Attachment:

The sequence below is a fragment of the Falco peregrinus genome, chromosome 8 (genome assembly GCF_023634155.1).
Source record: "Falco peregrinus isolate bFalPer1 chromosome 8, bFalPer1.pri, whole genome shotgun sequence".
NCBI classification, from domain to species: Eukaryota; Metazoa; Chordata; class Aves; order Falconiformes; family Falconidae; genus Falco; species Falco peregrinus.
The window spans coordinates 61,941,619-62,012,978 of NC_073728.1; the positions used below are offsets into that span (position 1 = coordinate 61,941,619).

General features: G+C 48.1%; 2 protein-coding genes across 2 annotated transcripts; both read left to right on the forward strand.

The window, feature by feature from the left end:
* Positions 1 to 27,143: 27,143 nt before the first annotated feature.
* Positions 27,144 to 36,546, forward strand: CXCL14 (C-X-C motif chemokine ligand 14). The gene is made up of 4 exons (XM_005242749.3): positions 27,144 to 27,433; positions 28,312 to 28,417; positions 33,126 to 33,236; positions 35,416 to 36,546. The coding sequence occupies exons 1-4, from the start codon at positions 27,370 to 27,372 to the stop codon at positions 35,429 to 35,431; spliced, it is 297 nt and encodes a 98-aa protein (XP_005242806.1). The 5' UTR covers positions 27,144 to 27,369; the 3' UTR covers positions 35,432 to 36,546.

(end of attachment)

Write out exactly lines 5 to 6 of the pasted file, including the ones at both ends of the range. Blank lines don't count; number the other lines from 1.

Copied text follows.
General features: G+C 48.1%; 2 protein-coding genes across 2 annotated transcripts; both read left to right on the forward strand.

The window, feature by feature from the left end: